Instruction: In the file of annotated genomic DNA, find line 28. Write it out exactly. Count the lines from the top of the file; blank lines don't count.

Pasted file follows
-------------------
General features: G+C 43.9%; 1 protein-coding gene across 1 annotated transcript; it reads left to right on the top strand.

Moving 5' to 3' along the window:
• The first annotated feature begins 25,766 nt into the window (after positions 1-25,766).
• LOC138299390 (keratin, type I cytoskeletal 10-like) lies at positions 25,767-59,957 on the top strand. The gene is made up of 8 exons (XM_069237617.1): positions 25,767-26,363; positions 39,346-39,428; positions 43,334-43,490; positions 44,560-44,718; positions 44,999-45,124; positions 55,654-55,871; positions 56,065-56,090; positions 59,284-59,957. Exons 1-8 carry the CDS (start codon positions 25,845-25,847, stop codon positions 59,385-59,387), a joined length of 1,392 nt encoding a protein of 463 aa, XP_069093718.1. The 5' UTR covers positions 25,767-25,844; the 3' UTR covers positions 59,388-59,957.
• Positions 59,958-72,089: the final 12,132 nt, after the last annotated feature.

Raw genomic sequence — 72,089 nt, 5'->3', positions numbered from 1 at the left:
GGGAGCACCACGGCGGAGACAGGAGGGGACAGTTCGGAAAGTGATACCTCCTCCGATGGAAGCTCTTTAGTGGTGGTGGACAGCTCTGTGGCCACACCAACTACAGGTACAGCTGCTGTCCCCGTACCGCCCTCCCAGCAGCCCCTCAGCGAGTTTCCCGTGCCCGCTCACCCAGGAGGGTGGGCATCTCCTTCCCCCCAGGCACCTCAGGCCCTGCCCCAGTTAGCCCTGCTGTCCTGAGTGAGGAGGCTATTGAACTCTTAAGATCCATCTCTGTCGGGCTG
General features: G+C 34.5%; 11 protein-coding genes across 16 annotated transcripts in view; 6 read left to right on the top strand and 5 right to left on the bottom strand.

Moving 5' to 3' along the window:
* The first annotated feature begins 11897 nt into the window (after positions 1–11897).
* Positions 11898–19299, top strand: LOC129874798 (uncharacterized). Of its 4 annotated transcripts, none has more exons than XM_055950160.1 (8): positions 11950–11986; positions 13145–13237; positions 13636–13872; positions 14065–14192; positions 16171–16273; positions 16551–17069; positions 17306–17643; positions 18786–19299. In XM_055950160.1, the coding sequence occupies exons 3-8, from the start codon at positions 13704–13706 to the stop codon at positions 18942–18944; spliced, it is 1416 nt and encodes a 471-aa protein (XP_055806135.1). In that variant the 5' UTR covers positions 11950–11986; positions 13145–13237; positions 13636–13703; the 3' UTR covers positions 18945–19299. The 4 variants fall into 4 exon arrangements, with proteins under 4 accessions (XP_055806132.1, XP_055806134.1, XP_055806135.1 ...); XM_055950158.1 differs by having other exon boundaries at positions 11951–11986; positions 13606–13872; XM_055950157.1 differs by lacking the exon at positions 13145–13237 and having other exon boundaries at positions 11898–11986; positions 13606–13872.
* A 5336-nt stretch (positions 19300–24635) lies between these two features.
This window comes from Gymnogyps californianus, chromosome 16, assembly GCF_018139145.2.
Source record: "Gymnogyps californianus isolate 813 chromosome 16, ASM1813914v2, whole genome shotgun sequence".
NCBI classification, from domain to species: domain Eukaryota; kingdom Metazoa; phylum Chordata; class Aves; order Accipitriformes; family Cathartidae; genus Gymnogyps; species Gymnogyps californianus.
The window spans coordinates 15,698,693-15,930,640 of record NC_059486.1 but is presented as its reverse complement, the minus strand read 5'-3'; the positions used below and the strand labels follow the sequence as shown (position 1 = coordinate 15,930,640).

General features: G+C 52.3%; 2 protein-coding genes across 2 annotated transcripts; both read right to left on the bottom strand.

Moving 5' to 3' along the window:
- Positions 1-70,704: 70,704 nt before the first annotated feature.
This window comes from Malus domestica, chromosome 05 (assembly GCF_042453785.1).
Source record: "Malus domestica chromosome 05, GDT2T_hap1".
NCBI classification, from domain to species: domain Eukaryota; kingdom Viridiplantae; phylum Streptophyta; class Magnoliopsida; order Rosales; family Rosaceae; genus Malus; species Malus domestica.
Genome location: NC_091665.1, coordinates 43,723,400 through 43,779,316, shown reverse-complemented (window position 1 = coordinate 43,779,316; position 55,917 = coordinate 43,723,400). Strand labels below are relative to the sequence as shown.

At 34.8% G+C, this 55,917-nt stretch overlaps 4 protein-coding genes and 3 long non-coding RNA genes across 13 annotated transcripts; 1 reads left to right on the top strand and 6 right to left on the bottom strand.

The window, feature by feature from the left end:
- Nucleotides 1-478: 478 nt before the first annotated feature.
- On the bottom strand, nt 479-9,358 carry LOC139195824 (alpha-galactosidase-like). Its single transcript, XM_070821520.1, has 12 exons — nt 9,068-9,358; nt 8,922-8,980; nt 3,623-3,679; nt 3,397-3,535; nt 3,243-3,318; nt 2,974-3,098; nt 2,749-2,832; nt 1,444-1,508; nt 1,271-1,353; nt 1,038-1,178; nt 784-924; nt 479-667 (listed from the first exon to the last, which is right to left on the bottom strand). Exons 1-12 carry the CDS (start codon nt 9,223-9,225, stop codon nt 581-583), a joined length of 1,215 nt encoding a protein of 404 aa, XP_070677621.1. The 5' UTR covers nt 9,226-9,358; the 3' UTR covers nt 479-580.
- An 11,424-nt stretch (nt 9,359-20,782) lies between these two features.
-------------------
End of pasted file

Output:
- An 11,424-nt stretch (nt 9,359-20,782) lies between these two features.